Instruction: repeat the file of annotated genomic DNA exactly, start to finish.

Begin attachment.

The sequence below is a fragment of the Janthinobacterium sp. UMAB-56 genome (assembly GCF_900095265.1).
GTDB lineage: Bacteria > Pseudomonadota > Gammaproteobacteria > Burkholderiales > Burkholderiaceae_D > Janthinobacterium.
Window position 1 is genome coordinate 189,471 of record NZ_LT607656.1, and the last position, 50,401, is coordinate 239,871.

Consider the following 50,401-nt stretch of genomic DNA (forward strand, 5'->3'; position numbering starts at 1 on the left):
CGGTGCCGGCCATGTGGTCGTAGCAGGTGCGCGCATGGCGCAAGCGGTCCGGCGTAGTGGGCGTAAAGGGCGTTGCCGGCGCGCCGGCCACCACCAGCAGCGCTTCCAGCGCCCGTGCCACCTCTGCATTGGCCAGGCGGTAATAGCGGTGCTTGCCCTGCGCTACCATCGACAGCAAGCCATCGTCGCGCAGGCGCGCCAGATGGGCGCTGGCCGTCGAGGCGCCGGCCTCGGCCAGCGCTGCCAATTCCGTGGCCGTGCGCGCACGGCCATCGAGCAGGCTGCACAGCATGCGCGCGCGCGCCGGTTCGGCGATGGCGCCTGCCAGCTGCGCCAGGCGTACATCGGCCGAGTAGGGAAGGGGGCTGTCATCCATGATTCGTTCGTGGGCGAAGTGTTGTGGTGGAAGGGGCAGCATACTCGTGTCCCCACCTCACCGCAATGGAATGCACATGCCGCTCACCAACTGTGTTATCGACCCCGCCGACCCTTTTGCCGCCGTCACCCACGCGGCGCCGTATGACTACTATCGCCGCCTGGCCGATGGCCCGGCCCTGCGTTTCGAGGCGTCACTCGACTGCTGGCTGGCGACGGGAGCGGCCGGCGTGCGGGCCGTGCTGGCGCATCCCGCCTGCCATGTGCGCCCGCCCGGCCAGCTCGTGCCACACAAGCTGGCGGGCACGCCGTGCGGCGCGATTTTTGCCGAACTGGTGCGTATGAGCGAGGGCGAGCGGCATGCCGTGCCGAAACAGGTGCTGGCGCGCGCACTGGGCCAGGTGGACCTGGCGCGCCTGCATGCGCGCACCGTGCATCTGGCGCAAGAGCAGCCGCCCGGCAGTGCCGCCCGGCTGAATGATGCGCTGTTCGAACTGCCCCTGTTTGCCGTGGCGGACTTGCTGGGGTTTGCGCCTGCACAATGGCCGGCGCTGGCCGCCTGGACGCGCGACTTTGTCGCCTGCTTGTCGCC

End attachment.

The sequence below is a fragment of the Janthinobacterium sp. UMAB-56 genome (assembly GCF_900095265.1).
GTDB lineage: Bacteria > Pseudomonadota > Gammaproteobacteria > Burkholderiales > Burkholderiaceae_D > Janthinobacterium.
Window position 1 is genome coordinate 189,471 of record NZ_LT607656.1, and the last position, 50,401, is coordinate 239,871.

Consider the following 50,401-nt stretch of genomic DNA (forward strand, 5'->3'; position numbering starts at 1 on the left):
CGGTGCCGGCCATGTGGTCGTAGCAGGTGCGCGCATGGCGCAAGCGGTCCGGCGTAGTGGGCGTAAAGGGCGTTGCCGGCGCGCCGGCCACCACCAGCAGCGCTTCCAGCGCCCGTGCCACCTCTGCATTGGCCAGGCGGTAATAGCGGTGCTTGCCCTGCGCTACCATCGACAGCAAGCCATCGTCGCGCAGGCGCGCCAGATGGGCGCTGGCCGTCGAGGCGCCGGCCTCGGCCAGCGCTGCCAATTCCGTGGCCGTGCGCGCACGGCCATCGAGCAGGCTGCACAGCATGCGCGCGCGCGCCGGTTCGGCGATGGCGCCTGCCAGCTGCGCCAGGCGTACATCGGCCGAGTAGGGAAGGGGGCTGTCATCCATGATTCGTTCGTGGGCGAAGTGTTGTGGTGGAAGGGGCAGCATACTCGTGTCCCCACCTCACCGCAATGGAATGCACATGCCGCTCACCAACTGTGTTATCGACCCCGCCGACCCTTTTGCCGCCGTCACCCACGCGGCGCCGTATGACTACTATCGCCGCCTGGCCGATGGCCCGGCCCTGCGTTTCGAGGCGTCACTCGACTGCTGGCTGGCGACGGGAGCGGCCGGCGTGCGGGCCGTGCTGGCGCATCCCGCCTGCCATGTGCGCCCGCCCGGCCAGCTCGTGCCACACAAGCTGGCGGGCACGCCGTGCGGCGCGATTTTTGCCGAACTGGTGCGTATGAGCGAGGGCGAGCGGCATGCCGTGCCGAAACAGGTGCTGGCGCGCGCACTGGGCCAGGTGGACCTGGCGCGCCTGCATGCGCGCACCGTGCATCTGGCGCAAGAGCAGCCGCCCGGCAGTGCCGCCCGGCTGAATGATGCGCTGTTCGAACTGCCCCTGTTTGCCGTGGCGGACTTGCTGGGGTTTGCGCCTGCACAATGGCCGGCGCTGGCCGCCTGGACGCGCGACTTTGTCGCCTGCTTGTCGCC